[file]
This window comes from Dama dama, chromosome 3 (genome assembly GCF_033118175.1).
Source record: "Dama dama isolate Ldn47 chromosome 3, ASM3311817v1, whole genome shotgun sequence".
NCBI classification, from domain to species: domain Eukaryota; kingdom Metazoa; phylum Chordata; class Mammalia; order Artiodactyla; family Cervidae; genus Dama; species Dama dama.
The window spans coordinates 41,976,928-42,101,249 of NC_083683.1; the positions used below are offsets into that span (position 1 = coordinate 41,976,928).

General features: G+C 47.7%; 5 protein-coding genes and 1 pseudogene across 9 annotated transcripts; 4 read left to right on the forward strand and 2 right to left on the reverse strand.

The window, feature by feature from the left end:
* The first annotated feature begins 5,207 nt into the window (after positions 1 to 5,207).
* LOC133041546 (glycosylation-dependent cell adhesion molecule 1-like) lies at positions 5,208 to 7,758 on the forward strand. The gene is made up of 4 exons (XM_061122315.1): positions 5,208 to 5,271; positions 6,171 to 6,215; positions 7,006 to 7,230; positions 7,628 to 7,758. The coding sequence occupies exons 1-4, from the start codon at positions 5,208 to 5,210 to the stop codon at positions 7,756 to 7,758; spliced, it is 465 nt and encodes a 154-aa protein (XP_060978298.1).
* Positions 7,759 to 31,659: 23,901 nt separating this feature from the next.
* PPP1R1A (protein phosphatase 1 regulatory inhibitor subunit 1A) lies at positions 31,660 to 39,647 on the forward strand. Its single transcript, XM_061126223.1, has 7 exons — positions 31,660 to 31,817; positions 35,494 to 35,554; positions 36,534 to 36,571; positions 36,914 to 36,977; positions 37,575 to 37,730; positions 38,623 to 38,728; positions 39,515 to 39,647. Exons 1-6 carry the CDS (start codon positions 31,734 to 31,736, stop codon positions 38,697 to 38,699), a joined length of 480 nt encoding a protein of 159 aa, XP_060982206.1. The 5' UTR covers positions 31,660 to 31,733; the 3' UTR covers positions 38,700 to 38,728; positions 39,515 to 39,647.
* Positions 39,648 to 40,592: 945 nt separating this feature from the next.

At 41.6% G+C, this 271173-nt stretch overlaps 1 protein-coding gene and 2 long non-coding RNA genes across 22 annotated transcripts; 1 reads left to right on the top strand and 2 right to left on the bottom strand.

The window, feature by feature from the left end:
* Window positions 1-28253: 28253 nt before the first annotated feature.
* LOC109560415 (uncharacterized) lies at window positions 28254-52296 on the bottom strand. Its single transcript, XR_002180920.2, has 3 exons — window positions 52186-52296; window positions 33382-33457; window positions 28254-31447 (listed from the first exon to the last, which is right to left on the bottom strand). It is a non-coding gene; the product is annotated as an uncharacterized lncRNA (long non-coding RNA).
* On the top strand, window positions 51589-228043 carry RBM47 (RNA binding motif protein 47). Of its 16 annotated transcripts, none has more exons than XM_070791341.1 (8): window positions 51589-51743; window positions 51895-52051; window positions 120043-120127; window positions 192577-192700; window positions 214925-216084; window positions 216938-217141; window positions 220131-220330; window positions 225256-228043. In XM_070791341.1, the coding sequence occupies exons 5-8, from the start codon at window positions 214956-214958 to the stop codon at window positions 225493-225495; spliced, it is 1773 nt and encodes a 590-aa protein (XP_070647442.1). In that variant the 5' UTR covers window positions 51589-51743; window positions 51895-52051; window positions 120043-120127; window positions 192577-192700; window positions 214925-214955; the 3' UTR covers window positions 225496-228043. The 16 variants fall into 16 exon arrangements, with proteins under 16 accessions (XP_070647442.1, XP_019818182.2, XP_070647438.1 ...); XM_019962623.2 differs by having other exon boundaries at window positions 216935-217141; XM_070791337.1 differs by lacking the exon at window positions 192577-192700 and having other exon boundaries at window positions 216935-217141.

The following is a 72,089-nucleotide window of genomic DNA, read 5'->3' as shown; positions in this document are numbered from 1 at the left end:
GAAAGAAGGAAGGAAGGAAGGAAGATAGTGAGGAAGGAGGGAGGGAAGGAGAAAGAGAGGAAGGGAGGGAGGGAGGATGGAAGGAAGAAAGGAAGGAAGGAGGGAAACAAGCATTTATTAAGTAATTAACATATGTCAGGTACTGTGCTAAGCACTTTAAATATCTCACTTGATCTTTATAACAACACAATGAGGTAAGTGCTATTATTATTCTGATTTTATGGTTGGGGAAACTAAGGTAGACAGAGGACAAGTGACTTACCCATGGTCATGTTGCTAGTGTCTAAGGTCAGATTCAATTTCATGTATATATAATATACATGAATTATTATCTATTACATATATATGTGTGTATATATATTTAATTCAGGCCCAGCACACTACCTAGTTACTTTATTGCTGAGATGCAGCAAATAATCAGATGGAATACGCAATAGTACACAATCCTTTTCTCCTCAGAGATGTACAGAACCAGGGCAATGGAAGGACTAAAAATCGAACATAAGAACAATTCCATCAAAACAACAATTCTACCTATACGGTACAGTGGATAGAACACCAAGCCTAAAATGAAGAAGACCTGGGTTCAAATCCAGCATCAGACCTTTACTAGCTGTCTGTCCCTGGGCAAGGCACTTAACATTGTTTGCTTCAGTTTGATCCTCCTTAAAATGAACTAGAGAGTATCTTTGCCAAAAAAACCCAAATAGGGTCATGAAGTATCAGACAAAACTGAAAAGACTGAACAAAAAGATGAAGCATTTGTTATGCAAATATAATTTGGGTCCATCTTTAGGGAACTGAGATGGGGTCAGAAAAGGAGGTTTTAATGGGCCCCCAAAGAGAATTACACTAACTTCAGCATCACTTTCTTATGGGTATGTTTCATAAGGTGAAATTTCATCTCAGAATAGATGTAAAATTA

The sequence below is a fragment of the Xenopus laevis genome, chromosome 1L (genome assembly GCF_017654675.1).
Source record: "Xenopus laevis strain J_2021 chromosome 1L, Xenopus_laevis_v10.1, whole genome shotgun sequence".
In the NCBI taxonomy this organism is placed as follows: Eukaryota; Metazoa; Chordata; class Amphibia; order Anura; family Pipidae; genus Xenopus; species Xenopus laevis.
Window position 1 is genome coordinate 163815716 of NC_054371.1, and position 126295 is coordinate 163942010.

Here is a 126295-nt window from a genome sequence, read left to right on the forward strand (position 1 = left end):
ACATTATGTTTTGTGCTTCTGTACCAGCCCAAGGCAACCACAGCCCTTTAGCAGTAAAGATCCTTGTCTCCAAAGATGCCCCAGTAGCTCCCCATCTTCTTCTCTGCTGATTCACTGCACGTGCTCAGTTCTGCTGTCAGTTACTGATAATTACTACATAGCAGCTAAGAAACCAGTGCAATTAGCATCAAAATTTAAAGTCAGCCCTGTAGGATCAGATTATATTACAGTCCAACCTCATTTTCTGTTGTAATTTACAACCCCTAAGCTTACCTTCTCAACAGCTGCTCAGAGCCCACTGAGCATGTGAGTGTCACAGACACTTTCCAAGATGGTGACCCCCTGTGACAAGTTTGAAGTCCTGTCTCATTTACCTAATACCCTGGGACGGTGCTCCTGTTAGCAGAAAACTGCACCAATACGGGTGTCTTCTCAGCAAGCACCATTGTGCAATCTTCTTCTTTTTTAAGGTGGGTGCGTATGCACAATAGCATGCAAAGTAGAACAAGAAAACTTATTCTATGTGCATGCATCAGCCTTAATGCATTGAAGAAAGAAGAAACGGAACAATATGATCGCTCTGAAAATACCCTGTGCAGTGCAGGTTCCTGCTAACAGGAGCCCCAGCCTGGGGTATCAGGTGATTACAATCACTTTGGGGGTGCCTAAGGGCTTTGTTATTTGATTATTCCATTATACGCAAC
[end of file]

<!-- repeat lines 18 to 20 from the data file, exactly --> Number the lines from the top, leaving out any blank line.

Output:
GAAAGAAGGAAGGAAGGAAGGAAGATAGTGAGGAAGGAGGGAGGGAAGGAGAAAGAGAGGAAGGGAGGGAGGGAGGATGGAAGGAAGAAAGGAAGGAAGGAGGGAAACAAGCATTTATTAAGTAATTAACATATGTCAGGTACTGTGCTAAGCACTTTAAATATCTCACTTGATCTTTATAACAACACAATGAGGTAAGTGCTATTATTATTCTGATTTTATGGTTGGGGAAACTAAGGTAGACAGAGGACAAGTGACTTACCCATGGTCATGTTGCTAGTGTCTAAGGTCAGATTCAATTTCATGTATATATAATATACATGAATTATTATCTATTACATATATATGTGTGTATATATATTTAATTCAGGCCCAGCACACTACCTAGTTACTTTATTGCTGAGATGCAGCAAATAATCAGATGGAATACGCAATAGTACACAATCCTTTTCTCCTCAGAGATGTACAGAACCAGGGCAATGGAAGGACTAAAAATCGAACATAAGAACAATTCCATCAAAACAACAATTCTACCTATACGGTACAGTGGATAGAACACCAAGCCTAAAATGAAGAAGACCTGGGTTCAAATCCAGCATCAGACCTTTACTAGCTGTCTGTCCCTGGGCAAGGCACTTAACATTGTTTGCTTCAGTTTGATCCTCCTTAAAATGAACTAGAGAGTATCTTTGCCAAAAAAACCCAAATAGGGTCATGAAGTATCAGACAAAACTGAAAAGACTGAACAAAAAGATGAAGCATTTGTTATGCAAATATAATTTGGGTCCATCTTTAGGGAACTGAGATGGGGTCAGAAAAGGAGGTTTTAATGGGCCCCCAAAGAGAATTACACTAACTTCAGCATCACTTTCTTATGGGTATGTTTCATAAGGTGAAATTTCATCTCAGAATAGATGTAAAATTA

The sequence below is a fragment of the Xenopus laevis genome, chromosome 1L (genome assembly GCF_017654675.1).
Source record: "Xenopus laevis strain J_2021 chromosome 1L, Xenopus_laevis_v10.1, whole genome shotgun sequence".